It’s true we didn’t niggle about the cycleway width when concept designs were shared with us over 2 years ago in 2014. Remember this was pre-UCP days – our main goal then was to fuel the momentum to get the project underway.

But in 2016 we can’t close our eyes to changing factors which will impact on Stages 3 and 4. Hence, we asked the Project Team for data from the project’s business case, including estimates for future population growth across each of the cycleway’s 4 different catchments and variations in future increases of walkers and bikers for the project. We noted the dramatic biking uptake evident from Central City UCP investment and asked if it could be factored into previous estimates for  the city end of the GI to Tamaki project.

Three weeks later, the Project Team replied to our data request. They simply restated there would be no change to the project, and again failed to respond to our request for data. Bike Auckland was compelled to try a third time. (How could we not – didn’t we all love and learn from the Auckland Conversation from Janette Sadik-Kahn, the queen of cycling data! Remember her highly effective boss Mayor Bloomberg’s catchphrase when it comes to transforming a city: ‘In God we trust… everybody else bring data.’)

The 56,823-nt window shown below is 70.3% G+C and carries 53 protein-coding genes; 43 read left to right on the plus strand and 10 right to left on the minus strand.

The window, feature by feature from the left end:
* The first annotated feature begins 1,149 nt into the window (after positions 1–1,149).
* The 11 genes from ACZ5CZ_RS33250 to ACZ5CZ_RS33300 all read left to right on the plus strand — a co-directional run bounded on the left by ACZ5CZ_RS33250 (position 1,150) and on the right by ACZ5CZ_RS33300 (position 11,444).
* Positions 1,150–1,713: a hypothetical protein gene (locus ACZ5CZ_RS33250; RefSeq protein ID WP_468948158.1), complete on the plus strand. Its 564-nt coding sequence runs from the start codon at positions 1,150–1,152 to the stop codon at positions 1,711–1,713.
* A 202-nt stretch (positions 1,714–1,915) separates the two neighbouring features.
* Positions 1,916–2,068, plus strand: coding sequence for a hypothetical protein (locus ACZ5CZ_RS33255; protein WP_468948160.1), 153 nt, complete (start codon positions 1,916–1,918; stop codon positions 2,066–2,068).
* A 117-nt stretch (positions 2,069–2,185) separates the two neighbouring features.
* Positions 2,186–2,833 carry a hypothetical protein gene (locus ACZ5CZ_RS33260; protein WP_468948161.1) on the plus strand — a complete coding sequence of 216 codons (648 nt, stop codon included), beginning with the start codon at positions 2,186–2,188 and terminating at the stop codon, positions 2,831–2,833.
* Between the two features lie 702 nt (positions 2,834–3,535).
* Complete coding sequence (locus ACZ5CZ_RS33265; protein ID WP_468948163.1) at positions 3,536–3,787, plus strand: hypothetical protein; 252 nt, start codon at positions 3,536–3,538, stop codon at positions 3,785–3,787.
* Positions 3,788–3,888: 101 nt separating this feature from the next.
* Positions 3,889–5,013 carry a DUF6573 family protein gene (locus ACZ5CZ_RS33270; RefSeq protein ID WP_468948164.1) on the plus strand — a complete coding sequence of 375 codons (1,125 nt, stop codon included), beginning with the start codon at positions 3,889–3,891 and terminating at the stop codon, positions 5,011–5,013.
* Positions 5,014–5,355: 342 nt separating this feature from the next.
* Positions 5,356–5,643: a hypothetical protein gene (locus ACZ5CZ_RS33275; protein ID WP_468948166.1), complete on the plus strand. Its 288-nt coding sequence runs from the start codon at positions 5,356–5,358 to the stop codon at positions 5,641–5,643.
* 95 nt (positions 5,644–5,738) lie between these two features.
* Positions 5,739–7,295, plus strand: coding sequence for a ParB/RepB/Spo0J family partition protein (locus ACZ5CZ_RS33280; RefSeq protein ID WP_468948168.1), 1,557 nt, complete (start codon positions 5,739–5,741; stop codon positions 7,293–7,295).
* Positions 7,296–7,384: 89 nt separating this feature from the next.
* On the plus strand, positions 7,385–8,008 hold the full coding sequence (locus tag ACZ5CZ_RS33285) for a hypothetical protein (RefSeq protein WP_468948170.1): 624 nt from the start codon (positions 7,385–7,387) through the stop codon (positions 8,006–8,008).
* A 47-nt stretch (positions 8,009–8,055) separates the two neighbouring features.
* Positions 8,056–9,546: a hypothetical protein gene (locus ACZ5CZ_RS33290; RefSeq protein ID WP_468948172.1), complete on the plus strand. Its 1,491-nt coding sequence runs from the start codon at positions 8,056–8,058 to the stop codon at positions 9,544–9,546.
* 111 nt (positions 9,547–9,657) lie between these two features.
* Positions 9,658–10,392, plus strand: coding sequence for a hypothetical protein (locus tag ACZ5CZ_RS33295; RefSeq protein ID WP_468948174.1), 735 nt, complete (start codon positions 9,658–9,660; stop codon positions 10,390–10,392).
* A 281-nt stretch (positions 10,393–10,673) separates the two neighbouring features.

So I wrote again asking for –

  • Estimated use levels used for the Project’s business case for UCP funding, including that for the various stages of the route (as clearly they will be different) and expected changes of use levels over time;
  • Extra demand likely to be generated from the Orakei Point apartment development as per the approved resource consent application;
  • Estimates of population growth in the catchment from developments such as the Tamaki Regeneration project and others stemming from the higher densities promoted by the Unitary Plan;
  • Estimates of how demand will change due to increasing levels of cycling across Auckland in the next decade and how the local links that we all want to see will further boost this.
  • Results of your investigations of the heavy demand we observe on the existing pathway by people walking dogs, children scooting and travelling in push chairs, wheelchair use and that of more frail pedestrians, families etc. It is well known the width of the existing boardwalk is too narrow for current demand levels and that at these times cycling for recreation and transport is compromised.  I expressed an interest in predictions on how the balance of use will change over time, and whether the shared design will constrain commuting by bike. This is important, given the UCP goals to enable walking and cycling that widens transport choice and uptake of these modes.